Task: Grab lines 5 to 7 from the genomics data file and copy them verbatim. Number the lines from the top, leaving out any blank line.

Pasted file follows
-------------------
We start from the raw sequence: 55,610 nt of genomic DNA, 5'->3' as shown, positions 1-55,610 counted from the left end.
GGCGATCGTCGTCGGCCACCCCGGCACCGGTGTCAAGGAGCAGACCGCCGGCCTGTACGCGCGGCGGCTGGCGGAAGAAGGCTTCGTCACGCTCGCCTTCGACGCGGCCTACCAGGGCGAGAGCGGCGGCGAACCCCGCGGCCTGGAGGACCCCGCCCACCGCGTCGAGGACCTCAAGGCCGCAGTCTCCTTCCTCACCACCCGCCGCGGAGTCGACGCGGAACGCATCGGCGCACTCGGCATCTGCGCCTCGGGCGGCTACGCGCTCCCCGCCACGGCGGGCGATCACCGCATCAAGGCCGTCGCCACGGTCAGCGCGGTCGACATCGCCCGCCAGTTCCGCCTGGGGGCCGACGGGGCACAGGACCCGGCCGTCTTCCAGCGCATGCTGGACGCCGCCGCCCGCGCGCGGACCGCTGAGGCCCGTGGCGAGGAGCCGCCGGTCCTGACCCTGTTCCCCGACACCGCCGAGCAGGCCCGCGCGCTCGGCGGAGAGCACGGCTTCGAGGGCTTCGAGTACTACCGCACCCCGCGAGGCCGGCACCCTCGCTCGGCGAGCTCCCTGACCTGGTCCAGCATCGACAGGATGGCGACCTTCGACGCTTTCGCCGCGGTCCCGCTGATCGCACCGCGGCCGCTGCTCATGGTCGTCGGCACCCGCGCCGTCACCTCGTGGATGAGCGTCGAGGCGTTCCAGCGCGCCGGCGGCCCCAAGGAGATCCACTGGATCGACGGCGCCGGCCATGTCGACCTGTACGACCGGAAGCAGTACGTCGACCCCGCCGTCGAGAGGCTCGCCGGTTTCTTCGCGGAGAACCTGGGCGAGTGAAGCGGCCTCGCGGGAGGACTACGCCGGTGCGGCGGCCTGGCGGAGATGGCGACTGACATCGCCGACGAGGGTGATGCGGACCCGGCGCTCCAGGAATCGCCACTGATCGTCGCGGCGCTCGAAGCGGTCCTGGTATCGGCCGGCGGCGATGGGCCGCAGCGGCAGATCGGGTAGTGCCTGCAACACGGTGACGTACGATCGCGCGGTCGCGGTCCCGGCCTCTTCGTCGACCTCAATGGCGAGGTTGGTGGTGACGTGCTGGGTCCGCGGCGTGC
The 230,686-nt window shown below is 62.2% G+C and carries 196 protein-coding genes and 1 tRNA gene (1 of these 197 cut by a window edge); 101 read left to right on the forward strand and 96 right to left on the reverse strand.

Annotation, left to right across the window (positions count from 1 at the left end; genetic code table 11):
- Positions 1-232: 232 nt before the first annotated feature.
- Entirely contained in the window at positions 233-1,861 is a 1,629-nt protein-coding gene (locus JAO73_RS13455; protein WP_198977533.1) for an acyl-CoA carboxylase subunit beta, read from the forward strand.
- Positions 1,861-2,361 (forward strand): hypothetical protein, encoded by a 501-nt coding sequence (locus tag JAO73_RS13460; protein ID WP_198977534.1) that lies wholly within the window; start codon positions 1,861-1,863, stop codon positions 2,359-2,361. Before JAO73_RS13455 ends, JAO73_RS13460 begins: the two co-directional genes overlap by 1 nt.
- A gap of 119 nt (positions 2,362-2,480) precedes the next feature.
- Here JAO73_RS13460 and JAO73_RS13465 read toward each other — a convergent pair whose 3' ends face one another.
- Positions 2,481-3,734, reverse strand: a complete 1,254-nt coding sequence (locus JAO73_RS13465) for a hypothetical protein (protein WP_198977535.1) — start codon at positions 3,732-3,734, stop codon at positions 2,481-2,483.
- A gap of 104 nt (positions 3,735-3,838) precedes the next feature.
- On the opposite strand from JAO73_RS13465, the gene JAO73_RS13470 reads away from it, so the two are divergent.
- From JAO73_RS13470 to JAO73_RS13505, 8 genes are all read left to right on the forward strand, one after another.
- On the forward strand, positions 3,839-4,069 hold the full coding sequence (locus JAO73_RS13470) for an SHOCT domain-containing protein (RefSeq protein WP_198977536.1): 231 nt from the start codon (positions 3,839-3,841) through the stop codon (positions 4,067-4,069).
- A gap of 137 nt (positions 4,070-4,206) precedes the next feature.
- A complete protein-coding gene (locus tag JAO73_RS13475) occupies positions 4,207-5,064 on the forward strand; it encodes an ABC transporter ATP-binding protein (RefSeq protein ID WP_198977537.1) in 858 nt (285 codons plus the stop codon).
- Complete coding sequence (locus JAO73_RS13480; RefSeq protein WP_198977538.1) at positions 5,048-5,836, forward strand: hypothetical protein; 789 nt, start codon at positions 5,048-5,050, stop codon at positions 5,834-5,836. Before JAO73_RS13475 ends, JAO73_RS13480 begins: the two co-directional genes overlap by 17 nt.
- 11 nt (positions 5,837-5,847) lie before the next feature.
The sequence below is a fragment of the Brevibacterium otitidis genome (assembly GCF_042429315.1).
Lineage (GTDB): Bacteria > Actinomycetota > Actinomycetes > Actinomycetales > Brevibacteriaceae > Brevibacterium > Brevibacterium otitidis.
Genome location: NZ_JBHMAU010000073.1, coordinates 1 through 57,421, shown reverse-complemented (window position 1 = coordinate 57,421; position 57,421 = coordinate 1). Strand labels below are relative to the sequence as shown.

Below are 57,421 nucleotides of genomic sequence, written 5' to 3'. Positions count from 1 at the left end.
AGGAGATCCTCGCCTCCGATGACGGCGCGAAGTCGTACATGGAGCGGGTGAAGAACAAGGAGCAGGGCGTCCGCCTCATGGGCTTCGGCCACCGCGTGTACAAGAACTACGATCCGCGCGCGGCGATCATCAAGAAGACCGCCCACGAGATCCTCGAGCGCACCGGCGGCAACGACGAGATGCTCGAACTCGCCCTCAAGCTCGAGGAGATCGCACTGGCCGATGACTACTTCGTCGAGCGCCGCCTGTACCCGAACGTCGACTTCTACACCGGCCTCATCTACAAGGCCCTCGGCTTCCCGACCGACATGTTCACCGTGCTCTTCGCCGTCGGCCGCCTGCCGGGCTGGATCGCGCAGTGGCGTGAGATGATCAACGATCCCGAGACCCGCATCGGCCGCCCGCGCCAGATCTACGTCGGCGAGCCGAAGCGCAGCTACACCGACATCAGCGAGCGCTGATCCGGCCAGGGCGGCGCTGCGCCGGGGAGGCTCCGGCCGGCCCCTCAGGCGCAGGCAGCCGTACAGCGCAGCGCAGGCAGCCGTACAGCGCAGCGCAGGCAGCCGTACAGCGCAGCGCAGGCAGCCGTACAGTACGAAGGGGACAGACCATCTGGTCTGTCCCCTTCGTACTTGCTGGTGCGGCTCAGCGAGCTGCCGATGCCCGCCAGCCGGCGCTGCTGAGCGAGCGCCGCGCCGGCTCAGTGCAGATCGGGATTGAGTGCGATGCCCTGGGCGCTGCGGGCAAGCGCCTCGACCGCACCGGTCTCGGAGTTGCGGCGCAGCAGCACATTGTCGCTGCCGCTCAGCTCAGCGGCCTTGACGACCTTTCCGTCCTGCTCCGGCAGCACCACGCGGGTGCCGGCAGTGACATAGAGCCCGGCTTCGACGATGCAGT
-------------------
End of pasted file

- Positions 1-232: 232 nt before the first annotated feature.
- Entirely contained in the window at positions 233-1,861 is a 1,629-nt protein-coding gene (locus JAO73_RS13455; protein WP_198977533.1) for an acyl-CoA carboxylase subunit beta, read from the forward strand.
- Positions 1,861-2,361 (forward strand): hypothetical protein, encoded by a 501-nt coding sequence (locus tag JAO73_RS13460; protein ID WP_198977534.1) that lies wholly within the window; start codon positions 1,861-1,863, stop codon positions 2,359-2,361. Before JAO73_RS13455 ends, JAO73_RS13460 begins: the two co-directional genes overlap by 1 nt.